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Why are my koi chasing each other? – Decorative Ponds & Water Gardens Q & A


Why are my koi chasing each other?

Why are my koi chasing each other? Christie – Moline, IL

The Thrill of the Chase

Just like any other pet, Koi provide pond guys and gals everywhere with entertainment and companionship. So now your new found finned friends are chasing each other around and being rather aggressive towards each other. This violent activity may seem disturbing to us but for your Koi it is actually a natural process. No your fish have not transformed your water garden in their very own fight club; this is their way of courting each other.

With Friends Like You…

So nothing says love like bashing your partner into a few plants and rocks right? What you are seeing is the male Koi(s) chasing the female around the pond trying to push the eggs out of her by pinching her between rocks or other males. It is during this process that the eggs are released into the water and fertilized. While we may have been a little slow to realize love is in the air … or in your pond rather, there are still a few things you can do to help your Koi have a successful spawning season.

Bring On The Plants: Adding Aquatic Plants like Hornwort and Water Hyacinth in your pond will provide excellent surface area for freshly laid eggs to attach to and will also provide coverage for them.

Keep It Clean: It is important that you keep the water in your pond clean and free from disease while the fry are developing. Perform regular water changes and use Water Conditioner when adding new water to remove any chlorine and toxic heavy metals from your tap or well water. Make sure you are adding Pond Salt to the water to keep fish stress down and also help prevent diseases.

Survival of the fittest…

After the fry hatch, you may not see the new additions until they become big enough to fend for themselves. Once they hatch they hide and fight for survival. Koi are not loving parents, they tend to eat their own eggs and fry. Out of thousands of eggs koi lay, only a select few will survive.

As your new additions began to grow, there will be added ammonia and nitrates in the pond. If you plan to keep these new Koi make sure you are providing adequate Filtration in your pond and you are not deviating from a practical fish load for your size pond. Having more fish in your pond than your filtration can handle will lead to additional more severe algae blooms and muck accumulation. It is important that you keep adding beneficial bacteria such as Nature’s Defense® or Muck Defense® to break this waste down.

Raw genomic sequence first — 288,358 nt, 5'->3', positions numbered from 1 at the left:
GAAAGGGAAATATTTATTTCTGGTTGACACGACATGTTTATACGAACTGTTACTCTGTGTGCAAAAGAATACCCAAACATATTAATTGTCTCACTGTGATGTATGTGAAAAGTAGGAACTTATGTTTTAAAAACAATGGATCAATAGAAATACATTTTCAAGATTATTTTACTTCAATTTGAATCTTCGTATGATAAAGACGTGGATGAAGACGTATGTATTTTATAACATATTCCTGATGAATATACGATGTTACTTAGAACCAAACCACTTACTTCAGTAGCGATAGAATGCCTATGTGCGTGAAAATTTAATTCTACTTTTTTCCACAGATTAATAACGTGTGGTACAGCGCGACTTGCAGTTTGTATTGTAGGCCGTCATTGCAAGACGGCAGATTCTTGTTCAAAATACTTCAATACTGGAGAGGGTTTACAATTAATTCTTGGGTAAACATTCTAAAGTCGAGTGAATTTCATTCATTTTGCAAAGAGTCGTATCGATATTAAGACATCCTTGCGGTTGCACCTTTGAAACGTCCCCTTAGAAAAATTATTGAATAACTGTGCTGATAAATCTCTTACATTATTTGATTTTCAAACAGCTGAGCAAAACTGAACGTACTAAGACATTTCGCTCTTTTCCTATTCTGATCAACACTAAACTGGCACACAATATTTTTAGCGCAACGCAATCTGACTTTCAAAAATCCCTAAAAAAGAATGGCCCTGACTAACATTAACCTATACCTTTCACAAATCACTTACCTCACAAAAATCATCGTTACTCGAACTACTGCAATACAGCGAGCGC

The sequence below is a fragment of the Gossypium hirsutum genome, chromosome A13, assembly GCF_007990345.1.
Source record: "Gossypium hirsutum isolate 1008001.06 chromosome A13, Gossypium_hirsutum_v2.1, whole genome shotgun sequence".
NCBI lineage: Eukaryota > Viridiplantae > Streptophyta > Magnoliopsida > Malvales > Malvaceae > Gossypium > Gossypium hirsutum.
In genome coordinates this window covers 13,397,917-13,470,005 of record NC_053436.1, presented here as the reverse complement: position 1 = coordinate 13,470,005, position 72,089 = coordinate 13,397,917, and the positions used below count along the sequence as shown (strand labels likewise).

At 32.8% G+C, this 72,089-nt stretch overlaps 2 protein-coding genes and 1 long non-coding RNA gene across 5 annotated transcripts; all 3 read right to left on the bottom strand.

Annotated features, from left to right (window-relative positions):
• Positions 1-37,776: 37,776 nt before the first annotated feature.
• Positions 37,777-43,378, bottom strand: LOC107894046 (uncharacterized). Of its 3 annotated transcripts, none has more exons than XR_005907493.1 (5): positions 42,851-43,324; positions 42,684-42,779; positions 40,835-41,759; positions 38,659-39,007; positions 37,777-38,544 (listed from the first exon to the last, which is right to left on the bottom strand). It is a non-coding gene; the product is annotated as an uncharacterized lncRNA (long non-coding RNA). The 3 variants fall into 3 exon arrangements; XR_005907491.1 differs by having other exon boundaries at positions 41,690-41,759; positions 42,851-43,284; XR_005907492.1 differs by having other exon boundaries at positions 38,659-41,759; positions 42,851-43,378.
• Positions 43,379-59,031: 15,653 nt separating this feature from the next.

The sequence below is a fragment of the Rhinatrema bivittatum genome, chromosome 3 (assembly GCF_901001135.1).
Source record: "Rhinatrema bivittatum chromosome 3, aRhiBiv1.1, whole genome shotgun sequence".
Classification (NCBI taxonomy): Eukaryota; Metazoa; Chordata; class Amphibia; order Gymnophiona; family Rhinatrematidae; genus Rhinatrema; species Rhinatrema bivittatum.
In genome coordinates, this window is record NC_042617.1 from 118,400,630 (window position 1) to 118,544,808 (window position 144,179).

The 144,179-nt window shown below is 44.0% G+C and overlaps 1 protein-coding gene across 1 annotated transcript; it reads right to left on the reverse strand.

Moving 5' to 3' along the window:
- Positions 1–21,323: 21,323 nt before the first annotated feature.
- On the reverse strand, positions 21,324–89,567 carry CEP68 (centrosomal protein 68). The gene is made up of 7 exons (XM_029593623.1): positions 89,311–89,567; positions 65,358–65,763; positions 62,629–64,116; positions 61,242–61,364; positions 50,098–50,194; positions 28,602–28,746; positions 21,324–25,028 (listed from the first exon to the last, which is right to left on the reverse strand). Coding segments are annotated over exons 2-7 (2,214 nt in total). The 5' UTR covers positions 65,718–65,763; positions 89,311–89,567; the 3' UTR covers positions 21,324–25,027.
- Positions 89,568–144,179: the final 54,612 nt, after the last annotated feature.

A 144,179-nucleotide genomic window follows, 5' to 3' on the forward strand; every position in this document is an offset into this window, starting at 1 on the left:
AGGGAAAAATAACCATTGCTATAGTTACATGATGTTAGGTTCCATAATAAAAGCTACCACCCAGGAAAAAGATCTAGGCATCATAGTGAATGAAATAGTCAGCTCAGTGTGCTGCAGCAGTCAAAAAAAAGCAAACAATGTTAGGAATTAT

Pond Talk: Have you seen baby koi in your water garden?

Pond Logic® Pond Salt

10 Responses

  1. Thank you all for your responses they were so great!!! Yes this is my 4th season for my pond, but my 1st for seeing the fish & frogs mating. I have a “special trick” that was told to me during the winter of my 2nd year so I started it last Spring and it is a GEM!!!! My local Vet has many fish in his office, including Koi & he also have 3 enormous ponds at his estate and has made videos about the making of them and taking care of them. Here is the kicker…. in the Spring I do 1 (one only) 1/2 water change out and I do add Natures Defense Conditioner back in and some salt when filling the pond back up but then I add at this time and every 3 weeks all until fall is here a full cup of Rid-X.!! Yep you heard me right! Rid-X like what we use in the toilet. It is a natural probiotic just like yogurt is to our stomachs. I had no green last year, no problem with filters getting clogged, my plants were enormous, I started with 4 small water hyacinths & 4 water lettuce and some others & I gave away every week 3 full long buckets of Water Hyacinths with huge tall blooms, my plants were huge, the fish, frogs, snails and everything was absolutely crystal clear and my pond is in direct sunlight all day! So I hope my small bit of knowledge will help you all out on your coming pond season this year. As soon as I get some little fry or little tadpoles I’ll take a pictures and post it for you and by then you will see the plants as well, as I did this change I am speaking of on this last Saturday. Thank you all again!